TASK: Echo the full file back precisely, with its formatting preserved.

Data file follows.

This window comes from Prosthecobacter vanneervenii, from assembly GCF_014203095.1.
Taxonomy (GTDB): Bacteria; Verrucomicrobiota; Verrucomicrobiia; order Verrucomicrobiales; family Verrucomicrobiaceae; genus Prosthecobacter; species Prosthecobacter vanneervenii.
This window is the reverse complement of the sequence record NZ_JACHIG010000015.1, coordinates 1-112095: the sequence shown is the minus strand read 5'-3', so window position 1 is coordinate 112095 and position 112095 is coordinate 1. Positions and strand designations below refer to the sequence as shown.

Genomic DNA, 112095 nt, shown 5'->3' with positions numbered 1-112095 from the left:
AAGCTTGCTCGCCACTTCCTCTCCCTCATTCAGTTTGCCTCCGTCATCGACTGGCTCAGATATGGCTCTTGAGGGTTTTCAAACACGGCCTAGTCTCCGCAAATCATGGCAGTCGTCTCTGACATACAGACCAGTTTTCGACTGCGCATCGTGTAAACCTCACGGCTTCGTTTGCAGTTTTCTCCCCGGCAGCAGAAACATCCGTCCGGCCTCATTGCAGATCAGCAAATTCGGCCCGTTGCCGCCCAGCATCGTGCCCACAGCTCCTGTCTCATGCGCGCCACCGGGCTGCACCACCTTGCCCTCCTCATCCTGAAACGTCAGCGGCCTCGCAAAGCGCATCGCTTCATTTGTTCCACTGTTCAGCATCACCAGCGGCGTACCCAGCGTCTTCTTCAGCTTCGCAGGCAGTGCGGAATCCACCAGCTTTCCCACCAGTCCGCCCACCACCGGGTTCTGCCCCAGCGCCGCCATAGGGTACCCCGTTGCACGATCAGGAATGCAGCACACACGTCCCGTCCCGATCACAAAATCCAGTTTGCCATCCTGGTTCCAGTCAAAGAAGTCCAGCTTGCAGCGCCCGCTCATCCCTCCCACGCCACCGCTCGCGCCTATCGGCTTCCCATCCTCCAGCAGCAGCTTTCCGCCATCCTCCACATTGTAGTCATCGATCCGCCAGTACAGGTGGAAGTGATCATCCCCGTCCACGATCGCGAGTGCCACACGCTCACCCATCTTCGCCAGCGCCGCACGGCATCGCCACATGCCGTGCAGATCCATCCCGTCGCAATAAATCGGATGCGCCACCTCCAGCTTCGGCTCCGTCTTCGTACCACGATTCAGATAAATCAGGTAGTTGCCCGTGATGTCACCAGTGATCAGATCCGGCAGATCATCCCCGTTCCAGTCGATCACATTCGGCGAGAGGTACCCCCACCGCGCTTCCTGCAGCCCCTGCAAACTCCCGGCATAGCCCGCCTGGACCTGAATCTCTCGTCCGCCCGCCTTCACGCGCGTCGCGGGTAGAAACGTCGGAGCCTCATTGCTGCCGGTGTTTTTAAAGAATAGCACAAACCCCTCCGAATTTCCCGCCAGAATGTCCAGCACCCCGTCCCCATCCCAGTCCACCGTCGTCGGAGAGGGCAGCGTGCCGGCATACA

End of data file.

This window comes from Prosthecobacter vanneervenii, from assembly GCF_014203095.1.
Taxonomy (GTDB): Bacteria; Verrucomicrobiota; Verrucomicrobiia; order Verrucomicrobiales; family Verrucomicrobiaceae; genus Prosthecobacter; species Prosthecobacter vanneervenii.
This window is the reverse complement of the sequence record NZ_JACHIG010000015.1, coordinates 1-112095: the sequence shown is the minus strand read 5'-3', so window position 1 is coordinate 112095 and position 112095 is coordinate 1. Positions and strand designations below refer to the sequence as shown.

Genomic DNA, 112095 nt, shown 5'->3' with positions numbered 1-112095 from the left:
AAGCTTGCTCGCCACTTCCTCTCCCTCATTCAGTTTGCCTCCGTCATCGACTGGCTCAGATATGGCTCTTGAGGGTTTTCAAACACGGCCTAGTCTCCGCAAATCATGGCAGTCGTCTCTGACATACAGACCAGTTTTCGACTGCGCATCGTGTAAACCTCACGGCTTCGTTTGCAGTTTTCTCCCCGGCAGCAGAAACATCCGTCCGGCCTCATTGCAGATCAGCAAATTCGGCCCGTTGCCGCCCAGCATCGTGCCCACAGCTCCTGTCTCATGCGCGCCACCGGGCTGCACCACCTTGCCCTCCTCATCCTGAAACGTCAGCGGCCTCGCAAAGCGCATCGCTTCATTTGTTCCACTGTTCAGCATCACCAGCGGCGTACCCAGCGTCTTCTTCAGCTTCGCAGGCAGTGCGGAATCCACCAGCTTTCCCACCAGTCCGCCCACCACCGGGTTCTGCCCCAGCGCCGCCATAGGGTACCCCGTTGCACGATCAGGAATGCAGCACACACGTCCCGTCCCGATCACAAAATCCAGTTTGCCATCCTGGTTCCAGTCAAAGAAGTCCAGCTTGCAGCGCCCGCTCATCCCTCCCACGCCACCGCTCGCGCCTATCGGCTTCCCATCCTCCAGCAGCAGCTTTCCGCCATCCTCCACATTGTAGTCATCGATCCGCCAGTACAGGTGGAAGTGATCATCCCCGTCCACGATCGCGAGTGCCACACGCTCACCCATCTTCGCCAGCGCCGCACGGCATCGCCACATGCCGTGCAGATCCATCCCGTCGCAATAAATCGGATGCGCCACCTCCAGCTTCGGCTCCGTCTTCGTACCACGATTCAGATAAATCAGGTAGTTGCCCGTGATGTCACCAGTGATCAGATCCGGCAGATCATCCCCGTTCCAGTCGATCACATTCGGCGAGAGGTACCCCCACCGCGCTTCCTGCAGCCCCTGCAAACTCCCGGCATAGCCCGCCTGGACCTGAATCTCTCGTCCGCCCGCCTTCACGCGCGTCGCGGGTAGAAACGTCGGAGCCTCATTGCTGCCGGTGTTTTTAAAGAATAGCACAAACCCCTCCGAATTTCCCGCCAGAATGTCCAGCACCCCGTCCCCATCCCAGTCCACCGTCGTCGGAGAGGGCAGCGTGCCGGCATACA